Modern research programs in Earth Sciences at European and international level are challenged by an increasing requirement for inter- and trans-disciplinarity, societal relevance, and educational outreach as well as market oriented applications. Projects and project managers need to adapt their strategies to these new demands and incorporate innovative, yet sound and coherent, project management practices. As key contact points of often large collaborative research programs, it is indispensable for project managers to have a credible forum with which to coherently exchange ideas on relevant practices and methodologies, learn about new developments on funder policies related to the science-society interface, and discuss how to enhance the project outcomes and impact. A close dialogue among research project managers and with key stakeholders is mandatory in order to ensure the effective use of the project results for higher societal impact and public awareness.
The session aims to bring together project managers from Europe and beyond, on an interactive discussion platform for exchanging knowledge, experience, and best practices for effective project management. Moreover, the session is also an opportunity for researchers to gain knowledge for the administrative part of projects and proposals.
This session is directed at project managers, coordinators, researchers, students, and project management practitioners in general who are keen to exchange experiences and increase their expertise through interaction with the European project management community. We invite contributions from all EGU scientific divisions and beyond, encouraging in particular those working with transdisciplinary projects where research meets the public, industry, and policy makers. Contributions are invited on a wide range of topics including, but not limited to, those addressing the following questions:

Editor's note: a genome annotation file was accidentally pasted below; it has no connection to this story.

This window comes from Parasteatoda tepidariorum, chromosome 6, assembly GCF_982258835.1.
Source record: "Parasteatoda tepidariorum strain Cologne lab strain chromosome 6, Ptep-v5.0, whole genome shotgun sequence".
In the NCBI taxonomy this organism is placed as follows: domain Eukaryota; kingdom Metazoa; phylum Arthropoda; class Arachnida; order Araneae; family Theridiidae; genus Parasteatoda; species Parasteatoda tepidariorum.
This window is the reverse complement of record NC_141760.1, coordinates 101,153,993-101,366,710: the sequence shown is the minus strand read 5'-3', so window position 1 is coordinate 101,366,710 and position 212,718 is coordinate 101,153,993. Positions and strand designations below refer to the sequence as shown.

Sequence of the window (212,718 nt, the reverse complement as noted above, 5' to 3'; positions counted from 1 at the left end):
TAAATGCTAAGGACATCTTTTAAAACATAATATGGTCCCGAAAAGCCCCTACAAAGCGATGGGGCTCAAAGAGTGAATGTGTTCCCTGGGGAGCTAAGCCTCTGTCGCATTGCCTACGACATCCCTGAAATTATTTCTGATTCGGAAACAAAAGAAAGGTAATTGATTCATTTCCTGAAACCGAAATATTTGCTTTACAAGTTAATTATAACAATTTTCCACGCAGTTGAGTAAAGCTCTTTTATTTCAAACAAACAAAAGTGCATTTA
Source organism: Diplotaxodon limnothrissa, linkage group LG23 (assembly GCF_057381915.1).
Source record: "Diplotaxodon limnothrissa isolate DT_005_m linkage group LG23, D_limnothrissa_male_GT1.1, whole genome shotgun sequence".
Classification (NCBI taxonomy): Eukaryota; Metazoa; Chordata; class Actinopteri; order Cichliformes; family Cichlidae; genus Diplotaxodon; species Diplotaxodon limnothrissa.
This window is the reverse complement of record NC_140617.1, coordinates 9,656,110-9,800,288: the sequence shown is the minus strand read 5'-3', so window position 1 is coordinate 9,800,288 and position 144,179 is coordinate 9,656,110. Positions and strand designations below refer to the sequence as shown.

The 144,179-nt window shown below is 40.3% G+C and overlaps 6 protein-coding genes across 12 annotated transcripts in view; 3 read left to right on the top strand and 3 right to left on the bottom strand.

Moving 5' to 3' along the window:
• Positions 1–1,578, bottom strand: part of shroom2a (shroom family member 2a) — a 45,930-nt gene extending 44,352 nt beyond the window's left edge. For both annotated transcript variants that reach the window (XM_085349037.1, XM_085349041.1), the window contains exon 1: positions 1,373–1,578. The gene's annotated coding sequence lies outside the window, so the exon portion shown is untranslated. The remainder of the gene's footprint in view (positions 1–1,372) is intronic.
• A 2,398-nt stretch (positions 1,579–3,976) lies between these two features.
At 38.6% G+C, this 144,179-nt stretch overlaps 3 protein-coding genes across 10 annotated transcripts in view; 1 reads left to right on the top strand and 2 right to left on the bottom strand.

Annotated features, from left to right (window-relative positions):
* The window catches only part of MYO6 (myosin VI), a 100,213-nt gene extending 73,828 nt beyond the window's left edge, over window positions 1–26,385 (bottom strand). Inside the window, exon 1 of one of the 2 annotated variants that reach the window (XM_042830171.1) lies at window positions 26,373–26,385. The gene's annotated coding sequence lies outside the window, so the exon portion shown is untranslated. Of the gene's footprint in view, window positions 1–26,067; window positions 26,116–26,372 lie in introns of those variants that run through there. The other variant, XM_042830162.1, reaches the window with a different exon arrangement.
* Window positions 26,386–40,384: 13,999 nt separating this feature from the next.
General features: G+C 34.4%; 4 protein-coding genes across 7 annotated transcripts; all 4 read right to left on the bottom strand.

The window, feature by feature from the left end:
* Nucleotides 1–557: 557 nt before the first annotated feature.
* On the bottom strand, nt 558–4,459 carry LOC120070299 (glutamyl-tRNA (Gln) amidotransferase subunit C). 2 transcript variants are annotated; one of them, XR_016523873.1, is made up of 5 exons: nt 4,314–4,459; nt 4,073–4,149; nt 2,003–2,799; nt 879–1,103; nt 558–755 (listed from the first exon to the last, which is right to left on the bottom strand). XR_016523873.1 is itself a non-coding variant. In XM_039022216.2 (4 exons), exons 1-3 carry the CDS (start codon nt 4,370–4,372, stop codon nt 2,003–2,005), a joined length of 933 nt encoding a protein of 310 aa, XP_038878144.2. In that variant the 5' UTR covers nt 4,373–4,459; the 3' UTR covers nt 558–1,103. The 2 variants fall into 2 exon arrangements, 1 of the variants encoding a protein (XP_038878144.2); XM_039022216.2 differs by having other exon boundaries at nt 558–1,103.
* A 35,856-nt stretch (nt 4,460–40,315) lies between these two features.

• How to design a project structure to optimise project implementation and impact?
• What are “best practices” in coordinating large international consortia?
• How can we maintain continuity of project management expertise with project managers mostly employed on non-permanent contracts?
• Which local, national and international networks of EU project managers exist, and are they useful?
• How to identify organisational pitfalls?
• How to deal with the project partners’ different priorities, e.g., interdisciplinary and academic-private sector?
• How to effectively engage non-research stakeholders to optimise project contributions?
• What project management concepts/procedures can be transferred from other sectors (e.g., industry) or social sciences (e.g., economics) to Earth sciences?
• What are the best tools for transferring knowledge from research to the private sector, decision makers, and the public in general?
• How can project results and impact be effectively disseminated to the wider community and how can their importance be highlighted to funding agencies?
• What lessons can be learned from “failed” projects?
Conference or Workshop Item